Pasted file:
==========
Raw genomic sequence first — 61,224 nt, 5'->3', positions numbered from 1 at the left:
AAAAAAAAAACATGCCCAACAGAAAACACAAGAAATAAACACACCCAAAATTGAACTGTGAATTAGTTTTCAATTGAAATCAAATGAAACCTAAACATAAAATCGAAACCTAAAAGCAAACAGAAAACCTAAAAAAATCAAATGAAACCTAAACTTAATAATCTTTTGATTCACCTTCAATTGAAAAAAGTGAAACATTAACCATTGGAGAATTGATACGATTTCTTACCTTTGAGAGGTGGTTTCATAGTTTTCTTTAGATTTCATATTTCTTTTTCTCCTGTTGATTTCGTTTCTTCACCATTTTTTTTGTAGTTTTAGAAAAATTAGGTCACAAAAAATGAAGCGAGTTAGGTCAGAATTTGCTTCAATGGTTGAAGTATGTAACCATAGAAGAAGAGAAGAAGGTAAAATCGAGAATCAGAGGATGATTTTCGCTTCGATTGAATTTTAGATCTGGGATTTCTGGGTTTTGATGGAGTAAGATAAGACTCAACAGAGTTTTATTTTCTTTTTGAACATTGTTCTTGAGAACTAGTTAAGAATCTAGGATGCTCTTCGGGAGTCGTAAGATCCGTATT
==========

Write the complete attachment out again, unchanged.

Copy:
Raw genomic sequence first — 61,224 nt, 5'->3', positions numbered from 1 at the left:
AAAAAAAAAACATGCCCAACAGAAAACACAAGAAATAAACACACCCAAAATTGAACTGTGAATTAGTTTTCAATTGAAATCAAATGAAACCTAAACATAAAATCGAAACCTAAAAGCAAACAGAAAACCTAAAAAAATCAAATGAAACCTAAACTTAATAATCTTTTGATTCACCTTCAATTGAAAAAAGTGAAACATTAACCATTGGAGAATTGATACGATTTCTTACCTTTGAGAGGTGGTTTCATAGTTTTCTTTAGATTTCATATTTCTTTTTCTCCTGTTGATTTCGTTTCTTCACCATTTTTTTTGTAGTTTTAGAAAAATTAGGTCACAAAAAATGAAGCGAGTTAGGTCAGAATTTGCTTCAATGGTTGAAGTATGTAACCATAGAAGAAGAGAAGAAGGTAAAATCGAGAATCAGAGGATGATTTTCGCTTCGATTGAATTTTAGATCTGGGATTTCTGGGTTTTGATGGAGTAAGATAAGACTCAACAGAGTTTTATTTTCTTTTTGAACATTGTTCTTGAGAACTAGTTAAGAATCTAGGATGCTCTTCGGGAGTCGTAAGATCCGTATT